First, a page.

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November 27, 2023

Ability to make a difference drives one donor’s support of refugees and UNHCR

Alane Adams began her generous giving journey with USA for UNHCR in the wake of the Russian Federation's invasion of Ukraine in February 2022. Alane has been a longtime humanitarian, formerly serving on the Los Angeles chapter of UNICEF USA’s Board of Directors. In addition to her work helping children and refugees, Alane is an award-winning author and literacy advocate.

USA for UNHCR’s Why I Give series allows donors like Alane an opportunity to share what inspires their support of refugees and offers encouragement to other compassionate Americans to join them.

There are lots of worthy causes to support, what draws you to support refugees?

I stepped away from my family business back in 2008 and I started my foundation [The Rise Up Foundation]. At the time I was trying to understand the world a little bit better. Why was there so much endemic poverty throughout the world? What was the root cause of global poverty?

I was a huge fan of the work Angelina Jolie was doing with refugees and I read her book [Notes from My Travels] about her work with UNHCR. The insight into the plight of refugees seen through her eyes was inspiring for me and part of the whole process I was going through of trying to understand the world.

So the support of refugees is part and parcel of my passion for trying to understand the world and trying to make the world a better place. 

(Alane on a field visit with UNICEF)

Donating to USA for UNHCR and supporting the work of the UN Refugee Agency was not your first interaction with a UN agency. Can you share about your work with UNICEF?

My initial connection with the UN was through UNICEF and I began doing field visits with them as early as 2009. I've since been on five different field visits all over the world. I learned so many things being in the field and understanding UN organizations and my appreciation for the work that they do — which goes far beyond delivering a vaccine and lifesaving care.

You first gave to USA for UNHCR when Ukraine was invaded. What about that particular emergency prompted your generous donation and why UNHCR?

It was the devastation, the outbreak of war [in Ukraine] against people who had done nothing and were being rapidly displaced and forced to relocate to other borders and to leave their homes in the dead of night.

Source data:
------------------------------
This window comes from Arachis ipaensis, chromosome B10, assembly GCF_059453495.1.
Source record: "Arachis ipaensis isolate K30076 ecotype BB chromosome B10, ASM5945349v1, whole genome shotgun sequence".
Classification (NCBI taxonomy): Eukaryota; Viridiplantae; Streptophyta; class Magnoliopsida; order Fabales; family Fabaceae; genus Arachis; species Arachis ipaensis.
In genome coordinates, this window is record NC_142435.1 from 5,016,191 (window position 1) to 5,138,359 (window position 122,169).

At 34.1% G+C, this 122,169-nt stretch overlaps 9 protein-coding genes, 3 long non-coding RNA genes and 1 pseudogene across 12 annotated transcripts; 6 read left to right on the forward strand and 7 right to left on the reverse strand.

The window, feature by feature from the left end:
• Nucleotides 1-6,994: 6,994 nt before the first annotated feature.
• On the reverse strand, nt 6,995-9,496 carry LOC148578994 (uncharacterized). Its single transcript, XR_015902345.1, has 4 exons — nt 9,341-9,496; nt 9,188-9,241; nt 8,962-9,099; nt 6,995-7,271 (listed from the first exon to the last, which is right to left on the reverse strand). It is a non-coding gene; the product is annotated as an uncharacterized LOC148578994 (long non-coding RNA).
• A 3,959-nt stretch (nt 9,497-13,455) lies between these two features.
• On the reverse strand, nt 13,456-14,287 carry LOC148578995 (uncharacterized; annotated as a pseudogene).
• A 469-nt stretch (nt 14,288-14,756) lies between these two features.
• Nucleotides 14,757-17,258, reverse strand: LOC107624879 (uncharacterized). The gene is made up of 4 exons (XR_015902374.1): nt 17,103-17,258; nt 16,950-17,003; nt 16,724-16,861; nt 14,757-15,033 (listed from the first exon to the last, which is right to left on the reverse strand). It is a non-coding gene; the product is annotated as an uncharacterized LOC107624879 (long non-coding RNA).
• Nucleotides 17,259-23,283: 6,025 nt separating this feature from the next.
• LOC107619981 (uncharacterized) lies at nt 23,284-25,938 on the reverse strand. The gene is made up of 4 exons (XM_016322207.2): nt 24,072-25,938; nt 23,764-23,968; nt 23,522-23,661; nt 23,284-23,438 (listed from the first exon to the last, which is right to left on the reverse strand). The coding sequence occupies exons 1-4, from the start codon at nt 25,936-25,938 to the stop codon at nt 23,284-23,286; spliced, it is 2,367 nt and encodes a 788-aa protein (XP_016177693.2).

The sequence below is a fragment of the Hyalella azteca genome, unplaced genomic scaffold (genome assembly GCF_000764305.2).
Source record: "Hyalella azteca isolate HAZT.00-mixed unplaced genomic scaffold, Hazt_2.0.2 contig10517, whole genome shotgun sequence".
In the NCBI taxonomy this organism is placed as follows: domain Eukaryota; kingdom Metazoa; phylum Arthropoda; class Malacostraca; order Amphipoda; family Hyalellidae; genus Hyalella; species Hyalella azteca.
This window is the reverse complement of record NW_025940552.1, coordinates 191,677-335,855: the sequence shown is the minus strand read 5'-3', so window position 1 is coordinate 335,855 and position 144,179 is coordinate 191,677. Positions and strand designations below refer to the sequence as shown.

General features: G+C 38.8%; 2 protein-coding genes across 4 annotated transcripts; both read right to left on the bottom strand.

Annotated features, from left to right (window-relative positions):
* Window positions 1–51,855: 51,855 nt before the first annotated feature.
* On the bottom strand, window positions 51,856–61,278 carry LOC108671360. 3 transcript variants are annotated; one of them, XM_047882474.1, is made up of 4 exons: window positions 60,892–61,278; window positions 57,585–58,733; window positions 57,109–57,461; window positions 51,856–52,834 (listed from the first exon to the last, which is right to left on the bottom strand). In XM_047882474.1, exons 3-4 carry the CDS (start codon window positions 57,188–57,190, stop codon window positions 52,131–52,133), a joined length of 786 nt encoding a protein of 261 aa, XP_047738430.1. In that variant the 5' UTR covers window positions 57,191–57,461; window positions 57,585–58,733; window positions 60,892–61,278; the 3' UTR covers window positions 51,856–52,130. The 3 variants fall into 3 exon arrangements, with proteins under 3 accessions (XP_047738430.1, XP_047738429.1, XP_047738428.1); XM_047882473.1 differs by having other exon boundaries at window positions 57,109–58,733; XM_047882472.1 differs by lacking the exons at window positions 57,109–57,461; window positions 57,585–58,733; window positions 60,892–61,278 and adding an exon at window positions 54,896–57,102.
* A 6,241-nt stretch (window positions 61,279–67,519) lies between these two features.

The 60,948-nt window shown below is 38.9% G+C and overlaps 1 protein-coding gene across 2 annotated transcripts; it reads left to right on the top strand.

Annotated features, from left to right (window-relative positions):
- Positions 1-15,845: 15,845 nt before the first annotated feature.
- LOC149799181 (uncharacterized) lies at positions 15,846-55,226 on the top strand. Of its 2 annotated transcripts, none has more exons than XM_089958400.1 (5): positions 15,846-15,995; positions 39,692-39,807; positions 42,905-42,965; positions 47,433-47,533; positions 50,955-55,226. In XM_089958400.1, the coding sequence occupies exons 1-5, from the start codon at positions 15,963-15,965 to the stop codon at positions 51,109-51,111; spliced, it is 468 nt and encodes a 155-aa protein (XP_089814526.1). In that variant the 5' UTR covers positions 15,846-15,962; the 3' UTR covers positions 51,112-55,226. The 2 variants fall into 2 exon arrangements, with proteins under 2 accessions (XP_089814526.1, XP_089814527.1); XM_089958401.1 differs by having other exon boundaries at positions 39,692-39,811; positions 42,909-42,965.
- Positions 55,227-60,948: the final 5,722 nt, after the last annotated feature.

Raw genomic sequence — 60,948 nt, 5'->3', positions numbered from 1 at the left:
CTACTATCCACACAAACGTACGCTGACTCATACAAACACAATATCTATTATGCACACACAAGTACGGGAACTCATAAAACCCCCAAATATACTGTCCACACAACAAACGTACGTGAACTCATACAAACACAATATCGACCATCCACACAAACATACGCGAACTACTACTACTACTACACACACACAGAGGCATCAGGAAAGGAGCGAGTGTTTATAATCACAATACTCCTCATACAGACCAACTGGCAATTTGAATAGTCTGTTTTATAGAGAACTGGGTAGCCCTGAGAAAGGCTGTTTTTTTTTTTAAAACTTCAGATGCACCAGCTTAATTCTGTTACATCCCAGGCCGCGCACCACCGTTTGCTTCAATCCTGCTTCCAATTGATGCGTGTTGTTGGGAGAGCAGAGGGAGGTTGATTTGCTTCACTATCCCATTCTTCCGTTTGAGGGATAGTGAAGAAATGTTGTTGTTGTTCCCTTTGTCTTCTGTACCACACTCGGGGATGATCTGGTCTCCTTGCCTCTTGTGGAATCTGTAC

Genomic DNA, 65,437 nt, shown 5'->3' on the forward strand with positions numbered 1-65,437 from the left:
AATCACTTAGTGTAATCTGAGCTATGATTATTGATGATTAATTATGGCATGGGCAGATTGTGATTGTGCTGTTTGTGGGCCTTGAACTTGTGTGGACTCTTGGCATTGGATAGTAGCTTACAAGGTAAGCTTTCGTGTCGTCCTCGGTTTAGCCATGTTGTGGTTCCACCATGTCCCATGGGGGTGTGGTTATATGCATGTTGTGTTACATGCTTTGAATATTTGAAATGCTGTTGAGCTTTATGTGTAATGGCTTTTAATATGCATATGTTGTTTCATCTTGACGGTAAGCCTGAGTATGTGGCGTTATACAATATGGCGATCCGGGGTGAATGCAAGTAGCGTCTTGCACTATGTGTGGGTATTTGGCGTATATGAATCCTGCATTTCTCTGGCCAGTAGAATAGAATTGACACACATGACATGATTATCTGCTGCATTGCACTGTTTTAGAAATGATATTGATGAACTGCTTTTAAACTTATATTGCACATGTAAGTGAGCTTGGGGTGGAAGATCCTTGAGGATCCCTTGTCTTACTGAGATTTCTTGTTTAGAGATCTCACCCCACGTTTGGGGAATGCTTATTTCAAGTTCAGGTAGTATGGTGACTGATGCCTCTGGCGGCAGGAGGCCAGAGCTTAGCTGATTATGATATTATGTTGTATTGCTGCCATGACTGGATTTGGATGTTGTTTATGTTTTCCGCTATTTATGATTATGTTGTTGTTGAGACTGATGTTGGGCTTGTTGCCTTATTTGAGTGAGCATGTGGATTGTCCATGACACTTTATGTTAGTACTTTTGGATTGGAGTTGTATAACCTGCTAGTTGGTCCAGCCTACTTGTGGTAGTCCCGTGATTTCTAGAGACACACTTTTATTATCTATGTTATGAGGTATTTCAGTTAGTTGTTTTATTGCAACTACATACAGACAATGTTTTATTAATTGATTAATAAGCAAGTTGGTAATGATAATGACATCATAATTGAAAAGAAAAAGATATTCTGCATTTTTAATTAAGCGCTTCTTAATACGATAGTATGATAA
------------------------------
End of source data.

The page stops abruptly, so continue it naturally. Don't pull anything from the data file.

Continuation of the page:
At the time, it seemed to be the worst possible thing that this world was going to face and it was an opportunity [for me] to finally connect with your organization. I was committed to giving a block of money at the time and I didn't want to give it all to UNICEF. I wanted to be able to spread it around a bit.

Why do you choose to give to UN organizations like UNHCR and UNICEF?

I give money to big organizations that can have an impact on the world, and I focus my work specifically on the corner of the world and the issues in which I can really make a difference. For me, it has been literacy. 

I believe that money is fungible. It's movable. At the end of the day, UNHCR is going to do the projects, they’re going to fundraise for specific things, but you have this massive pot of money and the money is going to come in and projects are going to get done.

And I know when money is restricted, a lot of times what I've seen in the past is that there's this emotional reaction and all of a sudden we give a billion dollars towards something that only needs $500 million. 

The reality is that UNHCR’s issues are ongoing and multifaceted in multiple different places. 

My faith is in you as an organization, not a specific project. 

What motivates you to give and do you think it’s similar to what motivates others to give?

I always want to make a difference. It doesn't matter if you give $1,000,000 or $100,000 or $10,000 or $50 — you want to feel like you made a difference as a human being, as an individual. You want to feel like you cared, that it mattered and that you did what you could.

When you're feeling like something is overwhelming or you can't really change something, the best you can do is do what's within your power. And I think that's why so many people give during times of crisis and during times of catastrophe because they do feel powerless and they want to feel like they showed the world that they cared. 

How you can help

Join Alane and other compassionate Americans and give kindness this year. Becoming a monthly donor is the most efficient and effective way to help those fleeing conflict. Make a difference in the lives of refugees by becoming USA for UNHCR’s newest monthly donor.